During the first week of July, URI Korea CC invited youth from all over the world to participate in an interreligious-intercultural youth camp in Seoul, South Korea. An annual venture first initiated in 2006, URI Korea CC’s youth camp’s aim is to mobilize a group of diverse youths, providing them with an opportunity to be engaged and be impacted by each other’s faiths. The hope is to shatter preconceptions built in ignorance, building individual bridges between people, their cultures, and their religions.
Thanks to the help of organizers Dr. Jinwol Lee, Myun Shinok and YLP Coordinator Matthew Youde, as well as support from the Korean Ministry of Culture, Sports and Tourism, 36 eager minds gathered in Seoul for orientations, lectures, cultural and religious site visits. Most of the participants were from South Korea; however, youth from the Philippines, Laos, Uganda, Romania, Bangladesh, Tajikistan, China, Nepal, Argentina, and United States were also present. They came from different backgrounds and faiths: Buddhists, Muslims, Christians, Mormons, Agnostic. The participants ranged in age from 18-30 years old, and were comprised mainly of university students.
As part of the youth camp’s activities, participants visited historical and cultural sites in South Korea, which included Gyeong-bokgun (the “Palace Greatly Blessed By Heaven”), Dolmen statues from the neolithic age in Ganghwa (a UNESCO World Heritage site), the Korean Demilitarized Zone (DMZ) between North and South Korea, and the Dorasan train station near the DMZ. South Koreans hope that one day, Dorasan station will manage the customs and clearance of goods, trade, and people traveling among North Korea, China, Russia and South Korea. They also visited religious sites - such as the Seoul Central Mosque, Jeondeungsa Temple, and Myeongdong Cathedral - where they received guided tours and information on the respective religious practices. Most importantly, participants worked together in five groups of six to eight to incorporate what they learned during their religious and cultural visits, culminating in a presentation on the topic “For the Peaceful Multicultural Community.”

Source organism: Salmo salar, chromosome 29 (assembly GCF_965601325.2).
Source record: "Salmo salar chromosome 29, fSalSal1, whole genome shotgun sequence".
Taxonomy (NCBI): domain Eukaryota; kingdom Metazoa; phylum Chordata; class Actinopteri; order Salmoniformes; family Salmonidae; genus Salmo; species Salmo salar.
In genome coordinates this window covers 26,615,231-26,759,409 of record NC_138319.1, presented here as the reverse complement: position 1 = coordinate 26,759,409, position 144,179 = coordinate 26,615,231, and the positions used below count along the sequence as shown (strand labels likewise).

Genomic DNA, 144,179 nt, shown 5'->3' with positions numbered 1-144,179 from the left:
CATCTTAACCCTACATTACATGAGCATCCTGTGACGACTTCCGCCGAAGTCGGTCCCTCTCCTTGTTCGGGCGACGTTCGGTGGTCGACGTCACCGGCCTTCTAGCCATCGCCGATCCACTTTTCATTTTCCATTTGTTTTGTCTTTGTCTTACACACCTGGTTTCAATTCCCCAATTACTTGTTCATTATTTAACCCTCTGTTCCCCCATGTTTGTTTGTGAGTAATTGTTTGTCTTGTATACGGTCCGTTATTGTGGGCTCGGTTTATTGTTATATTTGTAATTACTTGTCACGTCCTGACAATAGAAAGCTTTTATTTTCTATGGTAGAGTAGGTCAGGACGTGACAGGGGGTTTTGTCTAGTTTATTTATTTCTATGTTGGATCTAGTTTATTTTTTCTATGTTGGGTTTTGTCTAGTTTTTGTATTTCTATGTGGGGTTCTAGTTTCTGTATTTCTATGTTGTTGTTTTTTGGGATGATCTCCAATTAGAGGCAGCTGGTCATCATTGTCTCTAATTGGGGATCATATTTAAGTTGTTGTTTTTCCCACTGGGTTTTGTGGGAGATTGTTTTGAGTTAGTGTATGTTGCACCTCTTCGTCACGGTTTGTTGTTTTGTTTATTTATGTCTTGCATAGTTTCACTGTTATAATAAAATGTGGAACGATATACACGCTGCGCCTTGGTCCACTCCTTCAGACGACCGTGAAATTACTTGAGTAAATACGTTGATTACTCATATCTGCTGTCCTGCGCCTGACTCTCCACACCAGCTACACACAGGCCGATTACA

Ofelia Trevino, Executive Assistant at the URI office in San Francisco, was one of the participants at the youth camp in Seoul. Primarily involved in administrative work, she had never seen the impact of URI on the ground. “My time at the URI Korea youth camp was a life-changing experience,” she said. “It was magical to see stereotypes disappear by the end of our time together, and witness everyone come to the realization that we’re all one despite our differences.”